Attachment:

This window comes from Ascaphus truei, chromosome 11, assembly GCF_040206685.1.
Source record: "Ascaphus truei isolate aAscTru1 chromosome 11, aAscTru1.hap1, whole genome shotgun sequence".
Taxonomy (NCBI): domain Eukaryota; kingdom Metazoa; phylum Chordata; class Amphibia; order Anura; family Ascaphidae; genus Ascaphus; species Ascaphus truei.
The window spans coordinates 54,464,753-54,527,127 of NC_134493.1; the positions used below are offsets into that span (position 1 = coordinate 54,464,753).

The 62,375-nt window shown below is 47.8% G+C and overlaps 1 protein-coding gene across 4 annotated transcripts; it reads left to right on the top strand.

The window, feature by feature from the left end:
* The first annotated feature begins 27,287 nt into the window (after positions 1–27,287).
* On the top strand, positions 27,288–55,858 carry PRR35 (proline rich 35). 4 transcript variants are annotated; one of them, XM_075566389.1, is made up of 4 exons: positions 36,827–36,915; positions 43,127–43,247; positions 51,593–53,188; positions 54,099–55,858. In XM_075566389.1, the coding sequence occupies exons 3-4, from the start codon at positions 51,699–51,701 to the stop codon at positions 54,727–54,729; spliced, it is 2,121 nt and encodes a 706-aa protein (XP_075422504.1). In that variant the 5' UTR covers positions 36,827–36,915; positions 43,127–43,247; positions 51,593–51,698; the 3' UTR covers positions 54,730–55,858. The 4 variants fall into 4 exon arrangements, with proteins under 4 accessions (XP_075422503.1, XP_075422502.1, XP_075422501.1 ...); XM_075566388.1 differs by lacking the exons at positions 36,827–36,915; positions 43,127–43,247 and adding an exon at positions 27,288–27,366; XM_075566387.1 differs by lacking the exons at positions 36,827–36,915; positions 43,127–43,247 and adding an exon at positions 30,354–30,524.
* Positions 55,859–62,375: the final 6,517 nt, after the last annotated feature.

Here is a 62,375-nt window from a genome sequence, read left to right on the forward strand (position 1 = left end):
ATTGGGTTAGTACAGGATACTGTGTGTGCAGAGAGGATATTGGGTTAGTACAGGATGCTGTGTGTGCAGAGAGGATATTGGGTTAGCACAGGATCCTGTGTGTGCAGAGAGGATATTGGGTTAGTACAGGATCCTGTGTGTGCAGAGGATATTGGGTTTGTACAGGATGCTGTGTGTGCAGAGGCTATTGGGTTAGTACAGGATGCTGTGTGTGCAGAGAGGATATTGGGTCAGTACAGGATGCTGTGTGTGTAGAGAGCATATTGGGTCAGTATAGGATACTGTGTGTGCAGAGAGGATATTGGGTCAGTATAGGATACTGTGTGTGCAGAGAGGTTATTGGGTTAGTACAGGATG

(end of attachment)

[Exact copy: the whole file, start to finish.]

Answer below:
This window comes from Ascaphus truei, chromosome 11, assembly GCF_040206685.1.
Source record: "Ascaphus truei isolate aAscTru1 chromosome 11, aAscTru1.hap1, whole genome shotgun sequence".
Taxonomy (NCBI): domain Eukaryota; kingdom Metazoa; phylum Chordata; class Amphibia; order Anura; family Ascaphidae; genus Ascaphus; species Ascaphus truei.
The window spans coordinates 54,464,753-54,527,127 of NC_134493.1; the positions used below are offsets into that span (position 1 = coordinate 54,464,753).

The 62,375-nt window shown below is 47.8% G+C and overlaps 1 protein-coding gene across 4 annotated transcripts; it reads left to right on the top strand.

The window, feature by feature from the left end:
* The first annotated feature begins 27,287 nt into the window (after positions 1–27,287).
* On the top strand, positions 27,288–55,858 carry PRR35 (proline rich 35). 4 transcript variants are annotated; one of them, XM_075566389.1, is made up of 4 exons: positions 36,827–36,915; positions 43,127–43,247; positions 51,593–53,188; positions 54,099–55,858. In XM_075566389.1, the coding sequence occupies exons 3-4, from the start codon at positions 51,699–51,701 to the stop codon at positions 54,727–54,729; spliced, it is 2,121 nt and encodes a 706-aa protein (XP_075422504.1). In that variant the 5' UTR covers positions 36,827–36,915; positions 43,127–43,247; positions 51,593–51,698; the 3' UTR covers positions 54,730–55,858. The 4 variants fall into 4 exon arrangements, with proteins under 4 accessions (XP_075422503.1, XP_075422502.1, XP_075422501.1 ...); XM_075566388.1 differs by lacking the exons at positions 36,827–36,915; positions 43,127–43,247 and adding an exon at positions 27,288–27,366; XM_075566387.1 differs by lacking the exons at positions 36,827–36,915; positions 43,127–43,247 and adding an exon at positions 30,354–30,524.
* Positions 55,859–62,375: the final 6,517 nt, after the last annotated feature.

Here is a 62,375-nt window from a genome sequence, read left to right on the forward strand (position 1 = left end):
ATTGGGTTAGTACAGGATACTGTGTGTGCAGAGAGGATATTGGGTTAGTACAGGATGCTGTGTGTGCAGAGAGGATATTGGGTTAGCACAGGATCCTGTGTGTGCAGAGAGGATATTGGGTTAGTACAGGATCCTGTGTGTGCAGAGGATATTGGGTTTGTACAGGATGCTGTGTGTGCAGAGGCTATTGGGTTAGTACAGGATGCTGTGTGTGCAGAGAGGATATTGGGTCAGTACAGGATGCTGTGTGTGTAGAGAGCATATTGGGTCAGTATAGGATACTGTGTGTGCAGAGAGGATATTGGGTCAGTATAGGATACTGTGTGTGCAGAGAGGTTATTGGGTTAGTACAGGATG